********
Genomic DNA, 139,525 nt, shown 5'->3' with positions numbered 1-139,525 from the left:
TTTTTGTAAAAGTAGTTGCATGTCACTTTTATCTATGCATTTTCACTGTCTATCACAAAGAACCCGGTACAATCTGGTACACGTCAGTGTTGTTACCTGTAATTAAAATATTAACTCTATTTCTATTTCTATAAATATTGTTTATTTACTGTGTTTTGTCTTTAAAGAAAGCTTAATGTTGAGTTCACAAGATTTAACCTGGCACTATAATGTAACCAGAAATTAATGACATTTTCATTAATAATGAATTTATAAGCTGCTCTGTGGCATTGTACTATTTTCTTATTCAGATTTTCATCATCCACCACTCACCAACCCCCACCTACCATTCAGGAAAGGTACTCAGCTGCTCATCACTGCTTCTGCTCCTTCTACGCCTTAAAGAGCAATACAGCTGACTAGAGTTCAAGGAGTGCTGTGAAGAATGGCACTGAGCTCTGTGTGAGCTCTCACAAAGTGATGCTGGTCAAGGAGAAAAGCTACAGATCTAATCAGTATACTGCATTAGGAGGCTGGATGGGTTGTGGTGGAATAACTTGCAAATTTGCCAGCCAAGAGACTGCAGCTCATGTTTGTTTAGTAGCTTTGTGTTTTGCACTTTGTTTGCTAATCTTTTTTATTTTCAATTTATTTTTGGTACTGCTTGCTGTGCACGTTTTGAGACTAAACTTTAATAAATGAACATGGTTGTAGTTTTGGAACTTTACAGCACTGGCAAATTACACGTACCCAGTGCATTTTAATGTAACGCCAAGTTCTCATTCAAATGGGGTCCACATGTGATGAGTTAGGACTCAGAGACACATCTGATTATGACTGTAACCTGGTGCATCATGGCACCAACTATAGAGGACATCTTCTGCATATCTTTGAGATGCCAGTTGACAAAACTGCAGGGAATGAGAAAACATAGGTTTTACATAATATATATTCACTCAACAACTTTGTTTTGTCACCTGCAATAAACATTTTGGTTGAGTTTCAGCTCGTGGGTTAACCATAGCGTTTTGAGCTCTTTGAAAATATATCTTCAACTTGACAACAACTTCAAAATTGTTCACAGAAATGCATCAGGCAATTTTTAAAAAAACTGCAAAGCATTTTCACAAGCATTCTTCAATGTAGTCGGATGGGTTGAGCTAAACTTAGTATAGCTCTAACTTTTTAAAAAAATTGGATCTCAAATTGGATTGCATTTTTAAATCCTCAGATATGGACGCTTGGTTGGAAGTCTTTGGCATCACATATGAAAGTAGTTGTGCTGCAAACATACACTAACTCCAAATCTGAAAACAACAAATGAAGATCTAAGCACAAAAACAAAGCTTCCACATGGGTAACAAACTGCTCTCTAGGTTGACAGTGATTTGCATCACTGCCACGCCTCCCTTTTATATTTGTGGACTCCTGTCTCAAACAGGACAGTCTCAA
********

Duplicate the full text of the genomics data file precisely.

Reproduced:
Genomic DNA, 139,525 nt, shown 5'->3' with positions numbered 1-139,525 from the left:
TTTTTGTAAAAGTAGTTGCATGTCACTTTTATCTATGCATTTTCACTGTCTATCACAAAGAACCCGGTACAATCTGGTACACGTCAGTGTTGTTACCTGTAATTAAAATATTAACTCTATTTCTATTTCTATAAATATTGTTTATTTACTGTGTTTTGTCTTTAAAGAAAGCTTAATGTTGAGTTCACAAGATTTAACCTGGCACTATAATGTAACCAGAAATTAATGACATTTTCATTAATAATGAATTTATAAGCTGCTCTGTGGCATTGTACTATTTTCTTATTCAGATTTTCATCATCCACCACTCACCAACCCCCACCTACCATTCAGGAAAGGTACTCAGCTGCTCATCACTGCTTCTGCTCCTTCTACGCCTTAAAGAGCAATACAGCTGACTAGAGTTCAAGGAGTGCTGTGAAGAATGGCACTGAGCTCTGTGTGAGCTCTCACAAAGTGATGCTGGTCAAGGAGAAAAGCTACAGATCTAATCAGTATACTGCATTAGGAGGCTGGATGGGTTGTGGTGGAATAACTTGCAAATTTGCCAGCCAAGAGACTGCAGCTCATGTTTGTTTAGTAGCTTTGTGTTTTGCACTTTGTTTGCTAATCTTTTTTATTTTCAATTTATTTTTGGTACTGCTTGCTGTGCACGTTTTGAGACTAAACTTTAATAAATGAACATGGTTGTAGTTTTGGAACTTTACAGCACTGGCAAATTACACGTACCCAGTGCATTTTAATGTAACGCCAAGTTCTCATTCAAATGGGGTCCACATGTGATGAGTTAGGACTCAGAGACACATCTGATTATGACTGTAACCTGGTGCATCATGGCACCAACTATAGAGGACATCTTCTGCATATCTTTGAGATGCCAGTTGACAAAACTGCAGGGAATGAGAAAACATAGGTTTTACATAATATATATTCACTCAACAACTTTGTTTTGTCACCTGCAATAAACATTTTGGTTGAGTTTCAGCTCGTGGGTTAACCATAGCGTTTTGAGCTCTTTGAAAATATATCTTCAACTTGACAACAACTTCAAAATTGTTCACAGAAATGCATCAGGCAATTTTTAAAAAAACTGCAAAGCATTTTCACAAGCATTCTTCAATGTAGTCGGATGGGTTGAGCTAAACTTAGTATAGCTCTAACTTTTTAAAAAAATTGGATCTCAAATTGGATTGCATTTTTAAATCCTCAGATATGGACGCTTGGTTGGAAGTCTTTGGCATCACATATGAAAGTAGTTGTGCTGCAAACATACACTAACTCCAAATCTGAAAACAACAAATGAAGATCTAAGCACAAAAACAAAGCTTCCACATGGGTAACAAACTGCTCTCTAGGTTGACAGTGATTTGCATCACTGCCACGCCTCCCTTTTATATTTGTGGACTCCTGTCTCAAACAGGACAGTCTCAA